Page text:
I think that a commitment to these principles is also in evidence at national level. In "Towards 2016" all of the social partners agreed to give "concentrated attention" to making progress on Traveller issues. This was followed by the establishment of a new National Traveller Monitoring and Advisory Committee in March 2006. Establishing this Committee is an important step in following through on the commitment in the national partnership agreement. The importance attached to the new Committee is shown by the fact that that Taoiseach made a point of addressing its first meeting. In line with best international practice the Committee is chaired independently, by Mr. Kevin Bonner. I am acutely aware that there are a lot of difficult issues facing the Traveller Community and, also, the state agencies which are responsible for providing services. One of the greatest opportunities the new national advisory committee presents is to deepen the working relationships between state bodies, Traveller organisations and other social partners. I am of the view that, even where we are dealing with difficult and complex issues, progress can be made where all concerned adopt a constructive and forward looking approach. It is very encouraging to see that a broad spread of opinion is represented on the Committee. In particular, I am happy to see a significant number of Traveller representatives. I am conscious that people have sincerely held views on many of the key issues and that there won’t always be agreement on everything. That being said, this Committee provides a forum where people can have a frank exchange of views and try to work through some of the areas of disagreement.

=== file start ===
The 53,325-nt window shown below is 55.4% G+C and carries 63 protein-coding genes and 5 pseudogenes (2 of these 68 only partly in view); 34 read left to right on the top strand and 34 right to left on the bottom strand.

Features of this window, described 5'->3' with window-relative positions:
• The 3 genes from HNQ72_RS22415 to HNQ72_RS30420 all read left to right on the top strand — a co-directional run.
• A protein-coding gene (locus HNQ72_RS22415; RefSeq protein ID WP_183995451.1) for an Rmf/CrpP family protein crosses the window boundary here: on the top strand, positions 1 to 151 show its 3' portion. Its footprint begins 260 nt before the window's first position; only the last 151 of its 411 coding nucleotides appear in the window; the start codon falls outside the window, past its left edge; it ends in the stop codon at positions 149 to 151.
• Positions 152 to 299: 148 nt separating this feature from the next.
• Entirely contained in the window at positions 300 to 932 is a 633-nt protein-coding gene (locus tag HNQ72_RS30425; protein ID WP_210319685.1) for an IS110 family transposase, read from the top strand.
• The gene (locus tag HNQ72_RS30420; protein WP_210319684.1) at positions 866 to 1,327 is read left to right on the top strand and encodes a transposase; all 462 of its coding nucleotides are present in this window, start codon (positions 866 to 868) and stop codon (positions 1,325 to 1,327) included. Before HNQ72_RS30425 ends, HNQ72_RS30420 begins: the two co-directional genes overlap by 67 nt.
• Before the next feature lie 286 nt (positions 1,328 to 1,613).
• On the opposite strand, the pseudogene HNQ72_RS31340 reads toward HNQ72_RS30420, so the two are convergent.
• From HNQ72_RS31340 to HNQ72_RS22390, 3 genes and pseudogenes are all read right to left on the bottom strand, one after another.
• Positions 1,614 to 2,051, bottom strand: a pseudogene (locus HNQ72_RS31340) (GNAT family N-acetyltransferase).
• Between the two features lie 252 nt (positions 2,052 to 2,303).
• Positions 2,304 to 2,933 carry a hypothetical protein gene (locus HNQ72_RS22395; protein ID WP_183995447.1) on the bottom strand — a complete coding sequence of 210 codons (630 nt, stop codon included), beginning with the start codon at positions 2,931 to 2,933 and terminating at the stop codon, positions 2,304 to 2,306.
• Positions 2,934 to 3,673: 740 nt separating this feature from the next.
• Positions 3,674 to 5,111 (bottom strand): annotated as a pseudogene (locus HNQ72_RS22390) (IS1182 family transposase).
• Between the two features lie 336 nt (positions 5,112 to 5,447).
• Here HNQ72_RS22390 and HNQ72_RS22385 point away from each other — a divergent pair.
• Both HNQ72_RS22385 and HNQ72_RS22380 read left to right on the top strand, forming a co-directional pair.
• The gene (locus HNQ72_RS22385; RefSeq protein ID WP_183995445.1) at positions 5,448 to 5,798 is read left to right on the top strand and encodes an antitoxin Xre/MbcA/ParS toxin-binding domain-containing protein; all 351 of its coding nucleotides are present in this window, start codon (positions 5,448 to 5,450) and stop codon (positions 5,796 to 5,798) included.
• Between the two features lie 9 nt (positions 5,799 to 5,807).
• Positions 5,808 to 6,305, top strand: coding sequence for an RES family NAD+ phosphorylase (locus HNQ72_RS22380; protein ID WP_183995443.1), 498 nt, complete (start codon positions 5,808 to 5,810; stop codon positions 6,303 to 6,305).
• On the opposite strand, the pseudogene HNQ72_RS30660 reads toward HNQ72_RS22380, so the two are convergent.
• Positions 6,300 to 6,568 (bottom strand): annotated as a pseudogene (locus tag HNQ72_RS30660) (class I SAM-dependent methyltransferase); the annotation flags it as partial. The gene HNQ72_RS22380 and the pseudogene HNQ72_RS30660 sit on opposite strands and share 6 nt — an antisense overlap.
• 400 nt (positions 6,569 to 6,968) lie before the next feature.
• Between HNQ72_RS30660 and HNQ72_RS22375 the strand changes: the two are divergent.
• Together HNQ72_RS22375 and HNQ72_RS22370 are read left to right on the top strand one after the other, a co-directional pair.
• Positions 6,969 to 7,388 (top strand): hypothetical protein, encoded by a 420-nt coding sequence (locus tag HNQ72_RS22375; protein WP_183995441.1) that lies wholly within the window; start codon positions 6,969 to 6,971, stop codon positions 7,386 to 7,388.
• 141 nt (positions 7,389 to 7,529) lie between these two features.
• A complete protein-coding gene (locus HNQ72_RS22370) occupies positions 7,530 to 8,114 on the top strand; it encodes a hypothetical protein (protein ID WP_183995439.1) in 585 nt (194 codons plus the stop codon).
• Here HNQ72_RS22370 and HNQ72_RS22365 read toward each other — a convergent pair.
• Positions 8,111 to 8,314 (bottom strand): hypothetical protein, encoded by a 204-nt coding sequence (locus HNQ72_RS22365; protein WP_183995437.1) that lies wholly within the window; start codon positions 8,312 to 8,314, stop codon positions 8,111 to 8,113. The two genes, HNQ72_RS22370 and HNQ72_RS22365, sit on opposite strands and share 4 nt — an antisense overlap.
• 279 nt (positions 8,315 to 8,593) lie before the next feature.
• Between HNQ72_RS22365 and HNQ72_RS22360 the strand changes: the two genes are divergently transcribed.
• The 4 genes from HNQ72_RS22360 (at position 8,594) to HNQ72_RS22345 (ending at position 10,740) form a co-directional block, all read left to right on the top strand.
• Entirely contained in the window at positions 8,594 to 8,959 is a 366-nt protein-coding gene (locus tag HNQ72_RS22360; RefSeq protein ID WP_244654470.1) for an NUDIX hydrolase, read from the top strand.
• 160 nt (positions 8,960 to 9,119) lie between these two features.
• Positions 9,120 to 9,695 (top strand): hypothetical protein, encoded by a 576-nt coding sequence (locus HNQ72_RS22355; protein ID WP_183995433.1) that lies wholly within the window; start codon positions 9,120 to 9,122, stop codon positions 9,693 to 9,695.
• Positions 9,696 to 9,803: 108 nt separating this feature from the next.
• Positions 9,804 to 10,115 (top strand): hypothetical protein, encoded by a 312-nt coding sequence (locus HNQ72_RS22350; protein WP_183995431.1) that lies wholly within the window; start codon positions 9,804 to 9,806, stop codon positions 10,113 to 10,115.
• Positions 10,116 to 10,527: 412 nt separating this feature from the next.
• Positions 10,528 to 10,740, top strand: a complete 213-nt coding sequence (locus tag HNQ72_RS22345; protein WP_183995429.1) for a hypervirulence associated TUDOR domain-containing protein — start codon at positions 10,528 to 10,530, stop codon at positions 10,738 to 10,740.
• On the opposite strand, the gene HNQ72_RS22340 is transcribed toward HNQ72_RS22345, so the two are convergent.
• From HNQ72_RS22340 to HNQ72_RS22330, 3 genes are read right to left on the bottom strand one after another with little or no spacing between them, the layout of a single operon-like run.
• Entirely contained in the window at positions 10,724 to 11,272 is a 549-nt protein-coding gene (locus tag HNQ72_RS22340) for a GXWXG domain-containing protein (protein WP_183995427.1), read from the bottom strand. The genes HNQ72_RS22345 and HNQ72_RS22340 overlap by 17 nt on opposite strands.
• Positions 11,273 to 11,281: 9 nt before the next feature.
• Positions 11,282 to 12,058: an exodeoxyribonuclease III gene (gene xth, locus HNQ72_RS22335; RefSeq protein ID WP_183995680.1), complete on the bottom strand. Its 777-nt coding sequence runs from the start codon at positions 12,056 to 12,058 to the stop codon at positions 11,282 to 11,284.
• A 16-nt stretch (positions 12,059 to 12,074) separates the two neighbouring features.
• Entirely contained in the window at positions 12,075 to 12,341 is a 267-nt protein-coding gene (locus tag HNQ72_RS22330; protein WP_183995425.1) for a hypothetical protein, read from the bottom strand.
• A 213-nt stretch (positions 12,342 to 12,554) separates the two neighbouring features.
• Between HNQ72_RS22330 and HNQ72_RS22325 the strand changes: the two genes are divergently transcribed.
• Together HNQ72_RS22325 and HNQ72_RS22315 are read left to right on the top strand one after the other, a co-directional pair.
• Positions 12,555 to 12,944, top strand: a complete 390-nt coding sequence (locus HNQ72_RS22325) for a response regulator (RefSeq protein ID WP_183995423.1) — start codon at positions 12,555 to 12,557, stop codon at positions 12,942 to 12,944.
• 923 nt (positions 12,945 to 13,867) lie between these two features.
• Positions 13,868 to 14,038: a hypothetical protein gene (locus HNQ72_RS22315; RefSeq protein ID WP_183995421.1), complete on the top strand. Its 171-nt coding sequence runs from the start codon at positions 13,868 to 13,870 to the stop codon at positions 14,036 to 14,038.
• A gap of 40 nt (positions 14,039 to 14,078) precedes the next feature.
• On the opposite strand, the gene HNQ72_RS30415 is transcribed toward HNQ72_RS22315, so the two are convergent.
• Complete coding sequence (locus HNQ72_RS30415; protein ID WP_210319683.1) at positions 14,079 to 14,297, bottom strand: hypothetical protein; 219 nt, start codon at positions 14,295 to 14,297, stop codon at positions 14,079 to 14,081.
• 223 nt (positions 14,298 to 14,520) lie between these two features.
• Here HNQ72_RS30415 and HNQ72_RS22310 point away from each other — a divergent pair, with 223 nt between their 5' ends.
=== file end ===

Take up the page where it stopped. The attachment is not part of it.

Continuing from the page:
I think that part of the value of a broadly based national committee, is that it can look at some of the deeper human issues, as well as addressing the more practical issues such as service provision. I am conscious that the whole area of Traveller / Settled relationships is an underlying theme to many of the issues involved. And these issues are also central to many of the events featured in Traveller Focus Week. They present to us, as a society, with some of our greatest challenges. I believe that dealing with the challenges requires all concerned to be open to fresh perspectives, and to put aside our preconceptions.